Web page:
It was four years ago today that my over-packed Honda Civic and I (along with my mom who was driving an equally over-packed rented Expedition) drove out of the city that I loved, Chattanooga, Tenn.
I'm a through-and-through East Coaster who grew up smack between the Chesapeake Bay and the Atlantic Ocean. But Chattanooga was the first place where I collected a real, adult paycheck at my first real, adult job. It was a job I applied to on a lark while studying in Northern Ireland. I got there expecting dueling banjos, and instead I found one of the most amazing and beautiful small cities filled with some of the most amazing and beautiful people I could ever imagine.
It was a place filled with stories and ambiance and atmosphere and soul. And I, without a doubt, loved it.
My friends there became my family. A college friend, who convinced me to move to Chattanooga in the first place, became after a series of stumbles, my best friend. Classical violin lessons that I'd hated in high school became a bluegrass habit I've never quite been able to quit. Chacos became the best footwear on the planet. Wrap-around porches shaded by magnolia trees became outdoor living rooms. PBR (which I firmly believe should never cost more than $1 for a tallboy) became as quenching as water.
And, during my three years there, I became an almost grown up.
It was 6 a.m. exactly four years ago when my mom and I left for our drive to Indianapolis. And it was beyond picturesque that morning. The sky was the perfectly blue and the leaves were the perfectly green and the mountains were perfectly dark. As we went north on I-24, we rolled through ridge cuts and along switchbacks and then over the Cumberland Plateau. I listened to the mix CDs Currer Bell made for me and then I said good bye.
(For the record, only an absolute idiot thinks it's a good idea to move to Indianapolis on the weekend of the Indianapolis 500, which is, in case you're oblivious, the world's largest single-day sporting event. Apparently, I am that idiot.)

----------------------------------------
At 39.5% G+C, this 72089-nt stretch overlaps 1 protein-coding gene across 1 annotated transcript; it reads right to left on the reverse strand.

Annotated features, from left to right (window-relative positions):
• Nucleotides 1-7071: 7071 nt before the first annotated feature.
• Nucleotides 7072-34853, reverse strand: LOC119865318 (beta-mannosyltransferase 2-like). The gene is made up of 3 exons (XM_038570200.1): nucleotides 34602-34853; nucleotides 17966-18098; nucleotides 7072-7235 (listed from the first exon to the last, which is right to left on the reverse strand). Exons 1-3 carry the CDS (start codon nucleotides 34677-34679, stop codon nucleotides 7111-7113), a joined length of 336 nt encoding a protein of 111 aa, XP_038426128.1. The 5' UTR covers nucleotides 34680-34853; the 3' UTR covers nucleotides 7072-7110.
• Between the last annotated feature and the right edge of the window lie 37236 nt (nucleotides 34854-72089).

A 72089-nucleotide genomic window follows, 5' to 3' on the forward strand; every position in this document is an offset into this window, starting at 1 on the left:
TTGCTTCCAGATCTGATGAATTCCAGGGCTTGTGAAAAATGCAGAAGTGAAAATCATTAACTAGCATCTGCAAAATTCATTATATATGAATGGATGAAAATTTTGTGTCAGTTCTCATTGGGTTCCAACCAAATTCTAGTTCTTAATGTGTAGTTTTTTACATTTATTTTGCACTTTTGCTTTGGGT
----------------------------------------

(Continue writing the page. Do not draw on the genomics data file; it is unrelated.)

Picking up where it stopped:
I didn't last long in the Circle City. In fact, I was there just long enough to attend the next year's Indy 500 (and get swept up in Danica madness) before I was packing my car again, this time to head to Chicago.
At the end of this summer, I'll have called Chicago home for three years. Which, since it's the same amount of time I spent in Chattanooga, is making me draw a lot of parallels between my life now and my life then. I finally feel settled here, it just took me so much longer. You know what it's like... the further removed you are from home, and from college, the harder it is to make friends and put down roots.
It was tough, but now I run into people I know on the street. I have my favorite haunts. I've established a routine. And I'm finally starting to find friends who are on their way to being called family, too.
It's finally home, but it's different. (And by the way, it's flat. Very, very, very flat.)
Next weekend, I'll be reuniting with my Chattanooga peeps for our yearly reunion. We pick a different destination, rent a house, and spend three days playing music, bonding, drinking and generally doing our best to get our fill of each other so we can last for the next 52 weeks.
Every year we're different. There are new boyfriends and girlfriends. We know kids probably aren't too far off. We're a little pudgier, a bit better dressed, a smidge more cynical, a little more tired, and a lot less drunk every year. (In my case, I am all of those things. I am also a lot more blonde.)
There was, I swear, a point to this blog post. Of course, I now have absolutely no idea what it is. Other than that I'm a little nostalgic. And it's Memorial Day weekend. And every Memorial Day weekend I think about Chattanooga and my time there, and the day I left, and the amazing friends I have because of my time there.
So, in honor of the Boulder of the South, maybe I'll put on my Chacos, open a way-too-expensive PBR and flip through some old photo albums and play one of those CDs. And then, I'll think about the next four years.